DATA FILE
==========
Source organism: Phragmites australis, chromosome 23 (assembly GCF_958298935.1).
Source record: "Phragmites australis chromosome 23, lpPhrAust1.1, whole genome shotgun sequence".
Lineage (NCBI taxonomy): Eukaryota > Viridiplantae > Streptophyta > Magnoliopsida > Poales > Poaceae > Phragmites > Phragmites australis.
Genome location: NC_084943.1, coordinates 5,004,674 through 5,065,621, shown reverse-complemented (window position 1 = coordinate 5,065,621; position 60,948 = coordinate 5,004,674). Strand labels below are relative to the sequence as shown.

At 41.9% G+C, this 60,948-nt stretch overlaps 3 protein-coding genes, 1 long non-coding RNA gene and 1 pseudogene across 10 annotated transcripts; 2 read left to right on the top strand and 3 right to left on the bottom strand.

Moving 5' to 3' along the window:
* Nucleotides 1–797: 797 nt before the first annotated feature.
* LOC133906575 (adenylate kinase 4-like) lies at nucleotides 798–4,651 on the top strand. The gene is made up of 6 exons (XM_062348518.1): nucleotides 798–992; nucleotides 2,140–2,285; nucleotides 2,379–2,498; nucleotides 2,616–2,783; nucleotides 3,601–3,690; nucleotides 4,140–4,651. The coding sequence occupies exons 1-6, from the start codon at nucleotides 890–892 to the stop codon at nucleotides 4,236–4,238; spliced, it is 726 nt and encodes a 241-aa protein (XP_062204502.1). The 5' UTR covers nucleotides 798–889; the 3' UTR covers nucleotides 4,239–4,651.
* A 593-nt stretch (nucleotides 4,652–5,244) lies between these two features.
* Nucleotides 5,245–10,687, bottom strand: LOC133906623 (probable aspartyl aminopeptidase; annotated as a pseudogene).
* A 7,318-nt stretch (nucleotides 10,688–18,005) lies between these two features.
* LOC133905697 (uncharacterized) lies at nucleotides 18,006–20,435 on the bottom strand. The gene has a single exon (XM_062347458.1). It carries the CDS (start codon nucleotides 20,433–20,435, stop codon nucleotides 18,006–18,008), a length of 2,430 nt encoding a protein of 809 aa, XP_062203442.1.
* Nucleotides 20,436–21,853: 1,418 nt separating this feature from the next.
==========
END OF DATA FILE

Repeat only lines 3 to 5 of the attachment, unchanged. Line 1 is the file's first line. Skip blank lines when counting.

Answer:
Lineage (NCBI taxonomy): Eukaryota > Viridiplantae > Streptophyta > Magnoliopsida > Poales > Poaceae > Phragmites > Phragmites australis.
Genome location: NC_084943.1, coordinates 5,004,674 through 5,065,621, shown reverse-complemented (window position 1 = coordinate 5,065,621; position 60,948 = coordinate 5,004,674). Strand labels below are relative to the sequence as shown.

At 41.9% G+C, this 60,948-nt stretch overlaps 3 protein-coding genes, 1 long non-coding RNA gene and 1 pseudogene across 10 annotated transcripts; 2 read left to right on the top strand and 3 right to left on the bottom strand.